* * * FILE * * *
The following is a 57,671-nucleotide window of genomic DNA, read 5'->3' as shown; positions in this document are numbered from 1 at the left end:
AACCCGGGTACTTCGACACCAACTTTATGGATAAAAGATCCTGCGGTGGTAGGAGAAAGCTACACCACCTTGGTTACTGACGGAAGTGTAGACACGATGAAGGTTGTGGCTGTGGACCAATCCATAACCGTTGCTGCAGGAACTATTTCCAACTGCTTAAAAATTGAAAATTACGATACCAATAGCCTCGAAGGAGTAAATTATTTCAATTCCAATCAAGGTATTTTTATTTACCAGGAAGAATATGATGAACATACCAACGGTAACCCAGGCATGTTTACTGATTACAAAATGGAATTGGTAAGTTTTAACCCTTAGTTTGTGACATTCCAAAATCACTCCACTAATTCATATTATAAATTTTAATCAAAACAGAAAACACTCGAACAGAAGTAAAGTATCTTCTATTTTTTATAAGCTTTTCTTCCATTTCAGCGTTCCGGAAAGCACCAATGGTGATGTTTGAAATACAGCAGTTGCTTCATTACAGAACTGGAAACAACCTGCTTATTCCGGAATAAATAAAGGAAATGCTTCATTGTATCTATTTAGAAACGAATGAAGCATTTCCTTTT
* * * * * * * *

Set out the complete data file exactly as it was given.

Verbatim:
The following is a 57,671-nucleotide window of genomic DNA, read 5'->3' as shown; positions in this document are numbered from 1 at the left end:
AACCCGGGTACTTCGACACCAACTTTATGGATAAAAGATCCTGCGGTGGTAGGAGAAAGCTACACCACCTTGGTTACTGACGGAAGTGTAGACACGATGAAGGTTGTGGCTGTGGACCAATCCATAACCGTTGCTGCAGGAACTATTTCCAACTGCTTAAAAATTGAAAATTACGATACCAATAGCCTCGAAGGAGTAAATTATTTCAATTCCAATCAAGGTATTTTTATTTACCAGGAAGAATATGATGAACATACCAACGGTAACCCAGGCATGTTTACTGATTACAAAATGGAATTGGTAAGTTTTAACCCTTAGTTTGTGACATTCCAAAATCACTCCACTAATTCATATTATAAATTTTAATCAAAACAGAAAACACTCGAACAGAAGTAAAGTATCTTCTATTTTTTATAAGCTTTTCTTCCATTTCAGCGTTCCGGAAAGCACCAATGGTGATGTTTGAAATACAGCAGTTGCTTCATTACAGAACTGGAAACAACCTGCTTATTCCGGAATAAATAAAGGAAATGCTTCATTGTATCTATTTAGAAACGAATGAAGCATTTCCTTTT